Monday, 16 March 2015

Original Sin

There are many hard theological doctrines: the doctrine of the Trinity is very hard. There is no way that you could arrive at this from first principles or by mere observation. The doctrine of Redemption is not easy – just how does it work? The doctrine of Creation is not hard at all; Science comes daily closer to a position from which Creation is the obvious answer. But the easiest doctrine to accept is the doctrine of Original Sin. Switch on the TV; buy a newspaper; examine your conscience. “The best of us is no damn good”, to quote West Side Story.

As the great Jonah Goldberg says, “We are made from the crooked timber of humanity,” (is he quoting?).

CS Lewis in Mere Christianity begins his argument by demonstrating that we all accept that there is a moral law and that we are all offenders. This is unarguable. We know it by introspection. The doctrine of Original Sin is fundamental to Christianity (and Judaism). The Genesis story dates the sin to our first parents. This may be an allegory. Whether or not it is an allegory is moot. Perhaps we are descendants of more primitive creatures – who may have been innocent of sin (as animals are). This we know of ourselves: that we offend against the Natural Law. We may be better at identifying sin in others than in ourselves – no surprise there.

A fundamental truth about human beings is a fundamental Christian doctrine. Rousseau denied it. Progressives deny it. Their fundamental assumption is patently wrong. For them, it is something corrupt in society that makes us do bad things. There is logical fallacy here. If we are fundamentally good, how can society be corrupt?

Our moral and political problem is this: how should society be ordered to eliminate (or, at least reduce) the consequences of bad behaviour? Clearly, according to the progressives, by eliminating corrupt institutions (for which they have no explanation, in view of their assumption that we are naturally ‘good’).

Facing the facts is always a smart policy. Here’s the fact: we are bad – not always but essentially. So, policy should always and everywhere to encourage good behaviour and to discourage bad behaviour, to arrange things so that good behaviour is always and everywhere rewarded – and vice versa. This is not to say that police forces and courts should punish the wicked (although this may be necessary) but that the consequences of feckless behaviour should be visited upon the feckless. We do the opposite, whether in the case of benefit claimants who choose not work or in the case of financial institutions which are bailed out after making disastrous decisions. Fecklessness should always and everywhere reap its own reward.

My fecklessness may have consequences for my family. Rescuing my family may entail duties on my neighbours. Rescuing me does not.

Here’s the point: people respond to incentives. If society rewards good behaviour (thrift, hard work and honesty), then people will be thrifty, work hard and will not routinely cheat each other. If we make it easy to be a free rider, some people (quite a lot) will take advantage. The welfare state makes us feel virtuous; by voting for it we persuade ourselves of our beneficence. The fact is that it is corrupting – encouraging vice in others is wicked. What is more, the resources to pay for our welfare state are looted from the most productive. This is simple theft. And it is spectacularly wasteful. If our youth were brought up to regard self-reliance as normal and noble, to regard self-indulgence as pitiful and shameful, nearly all adults would be real grownups. If we were a society of grownups, what limits would there be to our productivity and prosperity?  

Friday, 6 March 2015

A Momentous Month

I will have been in my new flat for three weeks tomorrow. With nearly every day it becomes more like a home. In a couple of weeks I will have a sofa-bed. Within three weeks I will have new blinds. I still have a few storage problems because, in spite of strenuous efforts, I failed to dispossess myself of enough clutter before I left my terraced house. Today, my handyman and friend, Tony, fitted a couple of ‘grab-rails’, which make getting in and out of the shower a much less alarming process. He drove me to Tesco and I bought a new TV, by far the most sophisticated I have ever watched. Tony then connected it for me. Also today my friend Lesley has helped me to get to grips with the washer-drier. She is so practical!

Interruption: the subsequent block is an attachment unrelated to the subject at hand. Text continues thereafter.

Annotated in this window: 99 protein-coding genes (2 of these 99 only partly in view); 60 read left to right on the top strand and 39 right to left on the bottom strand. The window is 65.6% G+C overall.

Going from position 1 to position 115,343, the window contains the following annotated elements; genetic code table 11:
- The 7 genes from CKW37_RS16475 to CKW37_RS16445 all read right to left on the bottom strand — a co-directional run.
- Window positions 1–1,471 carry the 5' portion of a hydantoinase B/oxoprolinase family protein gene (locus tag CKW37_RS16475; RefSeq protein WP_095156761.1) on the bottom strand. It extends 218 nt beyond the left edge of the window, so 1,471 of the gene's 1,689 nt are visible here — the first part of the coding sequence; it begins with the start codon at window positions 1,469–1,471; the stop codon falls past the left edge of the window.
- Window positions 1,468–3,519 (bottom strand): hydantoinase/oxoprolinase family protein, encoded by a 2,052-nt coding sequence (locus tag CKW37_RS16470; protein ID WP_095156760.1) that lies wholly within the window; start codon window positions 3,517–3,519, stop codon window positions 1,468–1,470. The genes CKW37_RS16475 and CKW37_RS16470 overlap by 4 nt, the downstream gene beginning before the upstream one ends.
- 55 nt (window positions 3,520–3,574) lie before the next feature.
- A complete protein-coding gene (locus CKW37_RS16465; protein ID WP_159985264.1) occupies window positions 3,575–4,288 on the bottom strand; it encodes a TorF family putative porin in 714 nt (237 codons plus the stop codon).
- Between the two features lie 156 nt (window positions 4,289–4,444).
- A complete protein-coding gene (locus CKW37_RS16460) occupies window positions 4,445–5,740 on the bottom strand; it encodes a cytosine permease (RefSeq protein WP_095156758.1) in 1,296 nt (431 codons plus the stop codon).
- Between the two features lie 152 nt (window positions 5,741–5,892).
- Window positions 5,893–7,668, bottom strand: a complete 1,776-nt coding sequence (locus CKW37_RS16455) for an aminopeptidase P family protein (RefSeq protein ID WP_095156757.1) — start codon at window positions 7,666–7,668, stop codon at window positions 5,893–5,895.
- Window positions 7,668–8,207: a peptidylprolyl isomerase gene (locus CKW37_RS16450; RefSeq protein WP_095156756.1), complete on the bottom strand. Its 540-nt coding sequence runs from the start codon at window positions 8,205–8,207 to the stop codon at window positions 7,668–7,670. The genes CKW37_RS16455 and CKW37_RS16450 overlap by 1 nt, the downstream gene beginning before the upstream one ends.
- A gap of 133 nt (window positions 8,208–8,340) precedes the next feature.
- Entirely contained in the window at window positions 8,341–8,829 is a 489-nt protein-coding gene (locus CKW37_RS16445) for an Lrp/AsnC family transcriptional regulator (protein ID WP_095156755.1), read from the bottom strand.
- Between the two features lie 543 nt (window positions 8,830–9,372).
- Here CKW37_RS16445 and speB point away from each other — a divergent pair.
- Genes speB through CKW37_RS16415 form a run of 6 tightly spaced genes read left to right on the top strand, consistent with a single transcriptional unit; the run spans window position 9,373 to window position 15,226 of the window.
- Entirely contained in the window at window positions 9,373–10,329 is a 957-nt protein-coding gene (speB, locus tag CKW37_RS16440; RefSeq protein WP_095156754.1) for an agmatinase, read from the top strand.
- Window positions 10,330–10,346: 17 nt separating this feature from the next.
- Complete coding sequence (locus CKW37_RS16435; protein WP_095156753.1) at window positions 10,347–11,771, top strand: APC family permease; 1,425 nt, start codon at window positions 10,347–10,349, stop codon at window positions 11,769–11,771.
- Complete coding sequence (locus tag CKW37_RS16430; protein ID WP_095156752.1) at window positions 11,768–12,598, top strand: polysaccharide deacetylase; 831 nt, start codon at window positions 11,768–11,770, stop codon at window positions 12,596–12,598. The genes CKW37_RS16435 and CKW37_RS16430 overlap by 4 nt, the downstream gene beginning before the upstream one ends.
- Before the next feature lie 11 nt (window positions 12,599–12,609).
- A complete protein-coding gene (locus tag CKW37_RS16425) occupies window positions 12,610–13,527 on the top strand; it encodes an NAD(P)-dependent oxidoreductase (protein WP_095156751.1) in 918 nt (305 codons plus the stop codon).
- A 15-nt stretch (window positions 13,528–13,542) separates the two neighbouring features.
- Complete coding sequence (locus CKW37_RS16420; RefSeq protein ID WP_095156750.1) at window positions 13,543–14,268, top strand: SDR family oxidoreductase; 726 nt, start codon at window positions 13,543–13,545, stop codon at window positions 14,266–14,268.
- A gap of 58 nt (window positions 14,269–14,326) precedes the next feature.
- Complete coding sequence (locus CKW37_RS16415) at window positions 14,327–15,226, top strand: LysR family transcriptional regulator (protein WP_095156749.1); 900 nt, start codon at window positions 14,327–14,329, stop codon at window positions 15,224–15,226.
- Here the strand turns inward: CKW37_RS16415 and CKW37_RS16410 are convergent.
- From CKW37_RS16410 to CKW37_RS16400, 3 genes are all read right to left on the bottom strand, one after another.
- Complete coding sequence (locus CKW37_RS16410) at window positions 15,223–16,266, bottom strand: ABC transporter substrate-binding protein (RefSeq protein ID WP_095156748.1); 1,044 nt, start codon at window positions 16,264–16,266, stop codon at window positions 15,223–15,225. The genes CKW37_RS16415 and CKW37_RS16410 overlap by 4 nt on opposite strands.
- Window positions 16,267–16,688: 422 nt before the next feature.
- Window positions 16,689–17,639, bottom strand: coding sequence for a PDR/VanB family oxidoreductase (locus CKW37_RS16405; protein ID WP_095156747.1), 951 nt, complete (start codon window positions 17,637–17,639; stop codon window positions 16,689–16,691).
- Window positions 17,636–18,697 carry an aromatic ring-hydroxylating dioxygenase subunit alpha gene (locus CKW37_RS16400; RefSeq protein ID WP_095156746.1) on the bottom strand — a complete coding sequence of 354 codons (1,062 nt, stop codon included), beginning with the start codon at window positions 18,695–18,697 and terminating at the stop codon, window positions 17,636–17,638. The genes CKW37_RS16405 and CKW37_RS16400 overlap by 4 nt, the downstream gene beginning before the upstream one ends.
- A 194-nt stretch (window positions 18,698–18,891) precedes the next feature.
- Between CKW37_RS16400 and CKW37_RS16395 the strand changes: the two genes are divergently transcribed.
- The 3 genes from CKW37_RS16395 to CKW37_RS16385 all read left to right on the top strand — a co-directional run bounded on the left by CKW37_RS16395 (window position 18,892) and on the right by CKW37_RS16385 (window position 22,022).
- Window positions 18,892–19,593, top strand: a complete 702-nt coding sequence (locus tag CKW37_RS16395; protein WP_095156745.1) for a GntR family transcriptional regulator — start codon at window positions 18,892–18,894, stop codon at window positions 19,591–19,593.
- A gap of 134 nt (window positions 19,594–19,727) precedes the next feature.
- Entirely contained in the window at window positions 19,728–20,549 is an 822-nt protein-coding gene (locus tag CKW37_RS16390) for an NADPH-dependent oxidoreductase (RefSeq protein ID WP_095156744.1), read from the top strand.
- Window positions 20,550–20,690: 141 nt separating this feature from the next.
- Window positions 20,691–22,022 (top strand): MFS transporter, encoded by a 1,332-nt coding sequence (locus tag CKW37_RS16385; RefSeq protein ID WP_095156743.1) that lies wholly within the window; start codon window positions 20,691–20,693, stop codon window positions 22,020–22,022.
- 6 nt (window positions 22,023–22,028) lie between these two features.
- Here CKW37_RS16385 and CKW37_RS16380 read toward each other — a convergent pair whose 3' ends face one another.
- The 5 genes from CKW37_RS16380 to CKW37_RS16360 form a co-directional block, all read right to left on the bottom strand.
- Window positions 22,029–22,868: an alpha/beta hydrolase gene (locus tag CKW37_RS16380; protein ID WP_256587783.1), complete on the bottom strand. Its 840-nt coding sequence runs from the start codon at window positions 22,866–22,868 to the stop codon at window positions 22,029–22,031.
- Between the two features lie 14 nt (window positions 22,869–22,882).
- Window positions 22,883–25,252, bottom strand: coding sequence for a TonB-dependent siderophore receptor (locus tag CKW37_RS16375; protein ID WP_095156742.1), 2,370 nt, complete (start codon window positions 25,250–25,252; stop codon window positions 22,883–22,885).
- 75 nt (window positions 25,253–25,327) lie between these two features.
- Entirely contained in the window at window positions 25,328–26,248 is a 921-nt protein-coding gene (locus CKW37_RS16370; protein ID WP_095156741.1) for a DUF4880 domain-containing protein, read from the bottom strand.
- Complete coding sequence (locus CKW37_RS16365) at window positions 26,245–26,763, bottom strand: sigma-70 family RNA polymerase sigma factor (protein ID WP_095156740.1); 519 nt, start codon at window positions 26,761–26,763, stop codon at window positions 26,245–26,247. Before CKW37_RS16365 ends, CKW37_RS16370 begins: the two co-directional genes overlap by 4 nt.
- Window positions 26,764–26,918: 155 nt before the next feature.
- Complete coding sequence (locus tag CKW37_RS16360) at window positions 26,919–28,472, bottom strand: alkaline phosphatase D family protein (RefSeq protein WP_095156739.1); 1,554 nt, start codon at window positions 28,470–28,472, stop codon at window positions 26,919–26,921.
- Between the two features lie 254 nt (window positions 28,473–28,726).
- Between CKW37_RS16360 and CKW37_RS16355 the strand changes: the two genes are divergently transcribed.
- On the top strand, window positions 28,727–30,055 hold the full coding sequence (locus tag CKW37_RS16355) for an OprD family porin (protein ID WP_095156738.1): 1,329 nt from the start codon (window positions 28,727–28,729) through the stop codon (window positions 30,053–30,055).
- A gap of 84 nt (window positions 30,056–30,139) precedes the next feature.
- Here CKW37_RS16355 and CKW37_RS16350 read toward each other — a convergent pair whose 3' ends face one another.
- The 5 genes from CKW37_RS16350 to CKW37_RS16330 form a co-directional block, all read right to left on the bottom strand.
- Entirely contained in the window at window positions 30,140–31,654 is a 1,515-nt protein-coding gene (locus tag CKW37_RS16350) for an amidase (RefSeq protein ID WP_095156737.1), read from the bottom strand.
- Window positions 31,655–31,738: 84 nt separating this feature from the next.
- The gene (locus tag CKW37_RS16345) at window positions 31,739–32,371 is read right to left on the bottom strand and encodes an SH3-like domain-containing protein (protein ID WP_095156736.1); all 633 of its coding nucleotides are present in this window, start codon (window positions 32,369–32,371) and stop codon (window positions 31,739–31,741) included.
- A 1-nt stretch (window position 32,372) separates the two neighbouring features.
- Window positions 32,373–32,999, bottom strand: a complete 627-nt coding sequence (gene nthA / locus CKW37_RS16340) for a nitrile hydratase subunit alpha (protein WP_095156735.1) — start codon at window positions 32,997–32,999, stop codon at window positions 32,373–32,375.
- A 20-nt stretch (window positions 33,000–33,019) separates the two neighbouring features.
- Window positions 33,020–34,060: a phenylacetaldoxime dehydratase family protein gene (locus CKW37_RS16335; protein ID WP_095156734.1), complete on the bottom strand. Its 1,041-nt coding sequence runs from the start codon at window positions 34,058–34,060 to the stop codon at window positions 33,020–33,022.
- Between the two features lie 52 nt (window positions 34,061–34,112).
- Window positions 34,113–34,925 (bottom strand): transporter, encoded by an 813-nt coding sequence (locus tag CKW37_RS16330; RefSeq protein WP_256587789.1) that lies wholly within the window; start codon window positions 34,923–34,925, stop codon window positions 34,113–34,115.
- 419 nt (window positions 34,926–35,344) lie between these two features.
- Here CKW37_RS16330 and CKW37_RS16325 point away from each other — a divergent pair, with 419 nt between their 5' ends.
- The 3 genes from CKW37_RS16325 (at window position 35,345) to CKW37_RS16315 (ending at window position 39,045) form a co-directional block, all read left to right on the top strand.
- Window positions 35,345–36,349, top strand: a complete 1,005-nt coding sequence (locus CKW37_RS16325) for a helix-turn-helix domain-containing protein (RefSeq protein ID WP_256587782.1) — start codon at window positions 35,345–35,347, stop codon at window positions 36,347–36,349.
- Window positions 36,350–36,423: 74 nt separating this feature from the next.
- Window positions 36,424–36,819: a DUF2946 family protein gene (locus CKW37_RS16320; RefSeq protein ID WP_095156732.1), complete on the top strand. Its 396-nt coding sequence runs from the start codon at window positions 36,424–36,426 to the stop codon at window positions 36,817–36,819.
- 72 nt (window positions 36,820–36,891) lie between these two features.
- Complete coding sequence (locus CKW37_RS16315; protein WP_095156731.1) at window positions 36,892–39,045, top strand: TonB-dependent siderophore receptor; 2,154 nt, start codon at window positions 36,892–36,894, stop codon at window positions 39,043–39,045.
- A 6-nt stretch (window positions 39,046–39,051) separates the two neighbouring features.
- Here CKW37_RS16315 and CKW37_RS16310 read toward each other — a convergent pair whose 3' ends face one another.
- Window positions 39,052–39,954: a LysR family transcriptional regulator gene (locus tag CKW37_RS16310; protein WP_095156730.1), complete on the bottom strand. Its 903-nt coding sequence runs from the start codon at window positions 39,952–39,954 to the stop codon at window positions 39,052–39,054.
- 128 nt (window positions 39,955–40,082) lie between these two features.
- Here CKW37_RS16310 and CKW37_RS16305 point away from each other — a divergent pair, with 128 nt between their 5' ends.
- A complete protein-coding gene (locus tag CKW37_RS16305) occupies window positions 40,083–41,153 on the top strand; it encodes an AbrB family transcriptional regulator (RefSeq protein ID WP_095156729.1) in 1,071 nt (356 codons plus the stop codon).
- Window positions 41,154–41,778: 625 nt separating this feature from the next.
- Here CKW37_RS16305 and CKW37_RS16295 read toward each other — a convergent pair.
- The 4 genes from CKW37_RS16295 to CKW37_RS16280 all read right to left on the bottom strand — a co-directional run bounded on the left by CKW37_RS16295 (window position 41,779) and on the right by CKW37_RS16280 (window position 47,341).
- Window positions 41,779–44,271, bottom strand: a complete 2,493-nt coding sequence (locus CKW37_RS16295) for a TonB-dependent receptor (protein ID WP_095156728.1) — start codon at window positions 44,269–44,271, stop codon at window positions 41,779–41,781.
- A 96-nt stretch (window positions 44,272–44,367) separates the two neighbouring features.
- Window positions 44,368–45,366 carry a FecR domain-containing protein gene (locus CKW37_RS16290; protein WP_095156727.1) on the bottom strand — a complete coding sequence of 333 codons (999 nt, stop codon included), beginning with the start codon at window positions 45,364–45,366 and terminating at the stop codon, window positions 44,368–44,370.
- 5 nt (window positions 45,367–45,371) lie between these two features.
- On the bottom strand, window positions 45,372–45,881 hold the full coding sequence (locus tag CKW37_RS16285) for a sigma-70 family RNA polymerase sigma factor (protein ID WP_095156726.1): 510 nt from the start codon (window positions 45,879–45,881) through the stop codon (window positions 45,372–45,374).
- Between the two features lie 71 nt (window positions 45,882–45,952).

I am very lucky to be able to call on the assistance of such folks. I am now learning to shop on line from Tesco – what a great business, greater by far than the NHS.

I am a very fortunate man.

Here’s what I would like to do (if you were lucky enough that I were in charge) with the NHS. I would sell it hospital by hospital, GP practice by GP practice, ambulance service by ambulance service to businesses like Tesco, Asda and Bupa (or anybody who believed they could make (sacred word) a profit. I would distribute the proceeds equally to every man, woman and child in the UK. Then I would slash the taxes needed to run this behemoth. Almost everybody would be much better off. They would be able to buy healthcare or health insurance to suit themselves AND they would be able to contribute to charities for the indigent.

Then I’d move on to state schools. There are so many of these ghastly institutions that it would probably take longer. I imagine that Eton College Plc, Malborough College Ltd (plus Tesco) would find it easy to raise the finance to buy them and make them work. Abolishing the Dept for Education and Science would save a fortune. Rich and poor alike would have more money (after more taxes were slashed) to buy the schooling for their children that they actually wanted. The cost of education would necessarily fall. Education charities would spring up – our richer population would have the cash and the incentive to ensure the children of the poorest were not illiterate and innumerate.

Where next?

Well, under my scheme (please note that I want nothing to do with specific policies in specific schools or hospitals), each individual would be so much richer that they would be casting about for ways to invest their surplus income. Employment would soar. The need for benefits would plummet.